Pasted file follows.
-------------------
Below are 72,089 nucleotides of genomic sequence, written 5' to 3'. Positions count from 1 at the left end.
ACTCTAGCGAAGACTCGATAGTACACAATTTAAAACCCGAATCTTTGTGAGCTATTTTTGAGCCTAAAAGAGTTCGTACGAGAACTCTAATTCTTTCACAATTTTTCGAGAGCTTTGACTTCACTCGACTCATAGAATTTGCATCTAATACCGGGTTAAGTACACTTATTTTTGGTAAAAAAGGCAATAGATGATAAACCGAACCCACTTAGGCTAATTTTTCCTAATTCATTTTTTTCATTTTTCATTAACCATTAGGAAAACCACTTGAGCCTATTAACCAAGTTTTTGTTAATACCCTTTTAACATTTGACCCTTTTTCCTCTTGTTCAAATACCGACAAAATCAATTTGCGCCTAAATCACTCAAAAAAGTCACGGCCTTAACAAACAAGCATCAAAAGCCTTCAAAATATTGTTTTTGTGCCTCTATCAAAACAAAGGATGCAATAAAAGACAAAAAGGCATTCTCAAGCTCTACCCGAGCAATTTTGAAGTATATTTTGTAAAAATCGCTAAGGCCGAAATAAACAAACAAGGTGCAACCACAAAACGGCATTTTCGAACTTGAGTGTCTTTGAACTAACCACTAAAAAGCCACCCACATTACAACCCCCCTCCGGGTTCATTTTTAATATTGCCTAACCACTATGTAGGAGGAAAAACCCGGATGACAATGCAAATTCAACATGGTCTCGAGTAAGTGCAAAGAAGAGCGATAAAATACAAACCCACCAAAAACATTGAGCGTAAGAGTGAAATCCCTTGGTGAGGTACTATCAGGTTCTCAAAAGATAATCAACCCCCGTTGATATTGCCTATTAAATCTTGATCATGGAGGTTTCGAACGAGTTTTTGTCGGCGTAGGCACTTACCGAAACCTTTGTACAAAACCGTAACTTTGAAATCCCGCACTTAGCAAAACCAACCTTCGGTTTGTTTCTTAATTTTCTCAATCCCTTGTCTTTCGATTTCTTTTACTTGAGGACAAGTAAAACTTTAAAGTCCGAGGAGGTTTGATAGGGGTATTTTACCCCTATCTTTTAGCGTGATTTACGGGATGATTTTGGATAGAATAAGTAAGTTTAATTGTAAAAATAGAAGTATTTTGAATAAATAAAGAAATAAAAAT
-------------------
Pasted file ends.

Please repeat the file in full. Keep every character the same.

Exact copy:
Below are 72,089 nucleotides of genomic sequence, written 5' to 3'. Positions count from 1 at the left end.
ACTCTAGCGAAGACTCGATAGTACACAATTTAAAACCCGAATCTTTGTGAGCTATTTTTGAGCCTAAAAGAGTTCGTACGAGAACTCTAATTCTTTCACAATTTTTCGAGAGCTTTGACTTCACTCGACTCATAGAATTTGCATCTAATACCGGGTTAAGTACACTTATTTTTGGTAAAAAAGGCAATAGATGATAAACCGAACCCACTTAGGCTAATTTTTCCTAATTCATTTTTTTCATTTTTCATTAACCATTAGGAAAACCACTTGAGCCTATTAACCAAGTTTTTGTTAATACCCTTTTAACATTTGACCCTTTTTCCTCTTGTTCAAATACCGACAAAATCAATTTGCGCCTAAATCACTCAAAAAAGTCACGGCCTTAACAAACAAGCATCAAAAGCCTTCAAAATATTGTTTTTGTGCCTCTATCAAAACAAAGGATGCAATAAAAGACAAAAAGGCATTCTCAAGCTCTACCCGAGCAATTTTGAAGTATATTTTGTAAAAATCGCTAAGGCCGAAATAAACAAACAAGGTGCAACCACAAAACGGCATTTTCGAACTTGAGTGTCTTTGAACTAACCACTAAAAAGCCACCCACATTACAACCCCCCTCCGGGTTCATTTTTAATATTGCCTAACCACTATGTAGGAGGAAAAACCCGGATGACAATGCAAATTCAACATGGTCTCGAGTAAGTGCAAAGAAGAGCGATAAAATACAAACCCACCAAAAACATTGAGCGTAAGAGTGAAATCCCTTGGTGAGGTACTATCAGGTTCTCAAAAGATAATCAACCCCCGTTGATATTGCCTATTAAATCTTGATCATGGAGGTTTCGAACGAGTTTTTGTCGGCGTAGGCACTTACCGAAACCTTTGTACAAAACCGTAACTTTGAAATCCCGCACTTAGCAAAACCAACCTTCGGTTTGTTTCTTAATTTTCTCAATCCCTTGTCTTTCGATTTCTTTTACTTGAGGACAAGTAAAACTTTAAAGTCCGAGGAGGTTTGATAGGGGTATTTTACCCCTATCTTTTAGCGTGATTTACGGGATGATTTTGGATAGAATAAGTAAGTTTAATTGTAAAAATAGAAGTATTTTGAATAAATAAAGAAATAAAAAT